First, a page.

A: In this case, the investigation and redressal process will sit in the organisation from which the female employee belongs. Your organisation will need to support the investigation process from time to time.
You can read more about how to deal with sexual harassment at workplace in our previous blog.
Q: Is it only for working women?
A: No, it is for every woman who may get harassed at a workplace. It could be a visitor, freelancer, consultant or a customer, literally any woman who is visiting your workplace. Could be your direct employee, also an employee on a third-party payroll.
Q: How can I get help in drafting a policy for my organisation?
A: Having a POSH policy is a mandated compliance requirement. Your legal team/HR team should be able to help you develop the POSH policy. Alternatively, Yellow Spark has successfully developed, implemented and conducted sensitisation workshops in various companies.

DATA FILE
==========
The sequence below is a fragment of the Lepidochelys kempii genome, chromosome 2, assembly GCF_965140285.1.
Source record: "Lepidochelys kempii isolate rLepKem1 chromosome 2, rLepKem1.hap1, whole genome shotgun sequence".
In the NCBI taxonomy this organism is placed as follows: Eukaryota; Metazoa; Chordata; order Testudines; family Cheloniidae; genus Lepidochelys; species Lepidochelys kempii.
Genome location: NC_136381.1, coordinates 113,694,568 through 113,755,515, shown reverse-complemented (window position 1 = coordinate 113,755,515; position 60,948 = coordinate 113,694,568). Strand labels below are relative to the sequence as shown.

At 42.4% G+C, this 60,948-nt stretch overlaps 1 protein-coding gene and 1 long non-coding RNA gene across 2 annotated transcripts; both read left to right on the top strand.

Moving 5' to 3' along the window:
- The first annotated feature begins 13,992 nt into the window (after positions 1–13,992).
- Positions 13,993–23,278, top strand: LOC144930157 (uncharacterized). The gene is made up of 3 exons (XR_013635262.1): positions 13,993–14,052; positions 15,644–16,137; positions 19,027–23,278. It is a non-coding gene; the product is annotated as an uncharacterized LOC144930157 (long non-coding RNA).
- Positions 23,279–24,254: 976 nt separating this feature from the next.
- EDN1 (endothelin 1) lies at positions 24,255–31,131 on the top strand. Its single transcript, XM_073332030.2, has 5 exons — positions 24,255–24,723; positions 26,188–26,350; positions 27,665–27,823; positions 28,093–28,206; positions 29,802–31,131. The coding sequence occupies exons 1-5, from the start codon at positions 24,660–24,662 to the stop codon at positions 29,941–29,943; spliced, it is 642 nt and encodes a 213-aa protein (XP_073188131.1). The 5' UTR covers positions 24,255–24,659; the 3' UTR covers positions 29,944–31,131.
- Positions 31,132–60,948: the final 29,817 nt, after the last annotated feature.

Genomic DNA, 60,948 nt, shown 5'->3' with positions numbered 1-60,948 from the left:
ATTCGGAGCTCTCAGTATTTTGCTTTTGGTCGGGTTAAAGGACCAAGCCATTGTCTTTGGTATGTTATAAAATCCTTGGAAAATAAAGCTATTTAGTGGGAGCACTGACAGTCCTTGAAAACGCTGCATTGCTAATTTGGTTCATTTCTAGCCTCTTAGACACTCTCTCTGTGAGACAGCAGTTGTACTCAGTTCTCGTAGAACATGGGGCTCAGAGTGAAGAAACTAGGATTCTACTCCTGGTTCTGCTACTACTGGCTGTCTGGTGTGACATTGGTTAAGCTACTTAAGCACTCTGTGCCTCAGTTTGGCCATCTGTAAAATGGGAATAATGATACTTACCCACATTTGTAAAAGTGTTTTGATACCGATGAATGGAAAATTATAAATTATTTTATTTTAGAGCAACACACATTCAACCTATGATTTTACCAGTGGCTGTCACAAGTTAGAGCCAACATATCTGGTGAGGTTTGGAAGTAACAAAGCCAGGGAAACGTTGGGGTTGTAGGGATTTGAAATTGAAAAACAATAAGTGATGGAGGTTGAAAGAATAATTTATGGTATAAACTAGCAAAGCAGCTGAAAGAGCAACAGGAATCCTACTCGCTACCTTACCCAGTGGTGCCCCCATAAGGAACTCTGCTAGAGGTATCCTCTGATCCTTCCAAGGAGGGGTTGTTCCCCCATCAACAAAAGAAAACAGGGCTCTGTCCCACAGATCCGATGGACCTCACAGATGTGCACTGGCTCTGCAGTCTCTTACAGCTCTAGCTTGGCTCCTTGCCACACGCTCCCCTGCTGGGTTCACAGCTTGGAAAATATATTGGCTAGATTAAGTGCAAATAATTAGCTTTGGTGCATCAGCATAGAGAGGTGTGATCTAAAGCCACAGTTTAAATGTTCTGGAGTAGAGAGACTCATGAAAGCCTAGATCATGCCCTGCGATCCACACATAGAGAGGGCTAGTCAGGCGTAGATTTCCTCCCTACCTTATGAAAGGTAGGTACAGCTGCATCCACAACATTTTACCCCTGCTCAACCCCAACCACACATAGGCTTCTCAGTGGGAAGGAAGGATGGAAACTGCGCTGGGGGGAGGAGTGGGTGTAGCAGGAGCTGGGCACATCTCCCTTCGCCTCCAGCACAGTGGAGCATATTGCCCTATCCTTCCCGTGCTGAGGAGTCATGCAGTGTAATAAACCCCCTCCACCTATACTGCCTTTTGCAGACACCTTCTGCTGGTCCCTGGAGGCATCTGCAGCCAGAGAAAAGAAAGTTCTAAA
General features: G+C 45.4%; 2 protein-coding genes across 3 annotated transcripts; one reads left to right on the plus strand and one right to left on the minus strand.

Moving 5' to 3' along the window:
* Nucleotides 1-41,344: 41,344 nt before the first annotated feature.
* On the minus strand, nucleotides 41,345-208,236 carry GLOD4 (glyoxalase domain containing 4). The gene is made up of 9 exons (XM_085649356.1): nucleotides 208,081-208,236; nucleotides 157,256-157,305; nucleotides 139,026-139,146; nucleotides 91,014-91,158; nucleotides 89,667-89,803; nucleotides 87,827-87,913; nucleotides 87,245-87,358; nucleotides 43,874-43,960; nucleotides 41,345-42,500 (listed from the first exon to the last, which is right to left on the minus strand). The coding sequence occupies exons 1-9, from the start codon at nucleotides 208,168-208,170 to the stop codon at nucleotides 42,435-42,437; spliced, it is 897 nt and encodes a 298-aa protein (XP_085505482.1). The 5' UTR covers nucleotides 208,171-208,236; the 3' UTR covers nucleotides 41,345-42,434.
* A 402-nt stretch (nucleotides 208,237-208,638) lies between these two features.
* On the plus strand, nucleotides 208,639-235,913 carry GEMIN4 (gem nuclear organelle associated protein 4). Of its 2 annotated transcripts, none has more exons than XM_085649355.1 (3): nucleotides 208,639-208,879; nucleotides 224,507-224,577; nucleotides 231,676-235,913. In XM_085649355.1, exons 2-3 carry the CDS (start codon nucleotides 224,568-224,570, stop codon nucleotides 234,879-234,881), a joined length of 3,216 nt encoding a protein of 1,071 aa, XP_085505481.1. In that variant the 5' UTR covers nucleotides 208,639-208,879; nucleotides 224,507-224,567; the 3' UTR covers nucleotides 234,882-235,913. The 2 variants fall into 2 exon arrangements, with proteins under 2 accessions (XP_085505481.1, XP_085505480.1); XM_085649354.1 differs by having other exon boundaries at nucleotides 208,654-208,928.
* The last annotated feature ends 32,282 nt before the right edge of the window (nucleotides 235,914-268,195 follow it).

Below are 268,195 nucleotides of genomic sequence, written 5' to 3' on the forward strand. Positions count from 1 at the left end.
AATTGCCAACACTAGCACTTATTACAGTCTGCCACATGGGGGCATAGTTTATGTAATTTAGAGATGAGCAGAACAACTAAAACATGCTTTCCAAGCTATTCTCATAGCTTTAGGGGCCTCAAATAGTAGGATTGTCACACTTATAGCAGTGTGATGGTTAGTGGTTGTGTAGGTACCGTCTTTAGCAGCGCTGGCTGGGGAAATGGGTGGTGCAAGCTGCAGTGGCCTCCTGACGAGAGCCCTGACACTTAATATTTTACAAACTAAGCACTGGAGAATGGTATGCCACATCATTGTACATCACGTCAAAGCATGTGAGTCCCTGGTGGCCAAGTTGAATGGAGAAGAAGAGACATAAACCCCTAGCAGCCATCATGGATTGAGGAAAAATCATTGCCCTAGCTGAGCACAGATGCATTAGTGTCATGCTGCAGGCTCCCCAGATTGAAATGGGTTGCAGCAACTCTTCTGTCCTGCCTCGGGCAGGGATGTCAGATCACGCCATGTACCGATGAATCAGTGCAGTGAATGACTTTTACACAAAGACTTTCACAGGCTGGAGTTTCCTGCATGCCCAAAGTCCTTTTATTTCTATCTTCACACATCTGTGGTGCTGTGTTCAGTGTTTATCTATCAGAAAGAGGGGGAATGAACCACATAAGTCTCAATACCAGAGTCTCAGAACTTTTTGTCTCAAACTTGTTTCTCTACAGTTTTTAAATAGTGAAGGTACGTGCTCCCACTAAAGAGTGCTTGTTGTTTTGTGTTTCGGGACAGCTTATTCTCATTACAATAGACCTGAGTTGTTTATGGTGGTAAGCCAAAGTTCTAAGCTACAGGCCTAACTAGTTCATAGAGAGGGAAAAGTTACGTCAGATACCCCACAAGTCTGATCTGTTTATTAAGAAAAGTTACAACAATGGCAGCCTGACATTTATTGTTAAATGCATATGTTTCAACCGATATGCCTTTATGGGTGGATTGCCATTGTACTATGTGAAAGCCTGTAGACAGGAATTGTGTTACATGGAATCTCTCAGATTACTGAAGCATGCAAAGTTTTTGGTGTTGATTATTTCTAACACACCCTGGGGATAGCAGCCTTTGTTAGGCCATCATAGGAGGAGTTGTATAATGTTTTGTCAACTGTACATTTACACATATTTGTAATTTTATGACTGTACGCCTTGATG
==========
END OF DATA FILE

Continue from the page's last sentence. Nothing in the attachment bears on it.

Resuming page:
Q: Do I need to document the complaints of sexual harassment in my organisation?
A: Yes, documentation is very important. Each organisation has to report the number of sexual harassment cases in their Annual Report. Documentation also safeguards you from future complaints of half-hearted investigation.
It is every company’s responsibility to have a safe and harassment-free workplace. If a complaint does get filed, it becomes the responsibility of the employer to investigate the matter in all fairness. Reports of sexual harassment at a workplace tarnish the image of not only the complainant and the accused, but of the company and its brand equity. Thus, every company should develop a robust mechanism to prevent and address sexual harassment cases.
Let us know if this article helped or send in any other questions that you may have. Also if you would like to develop a strong policy to prevent and address matters related to sexual harassment in your company, reach out to us on firstname.lastname@example.org
Author Profile: Deepam Yogi is an adventurer at heart, socially conscious in her gut and professionally a strategic consultant. She co-founded Yellow Spark to support organisations to build workplaces that people love being a part of. Deepam describes herself as a shy yet opinionated writer, and firmly believes that most answers to complex issues lie in simple communication.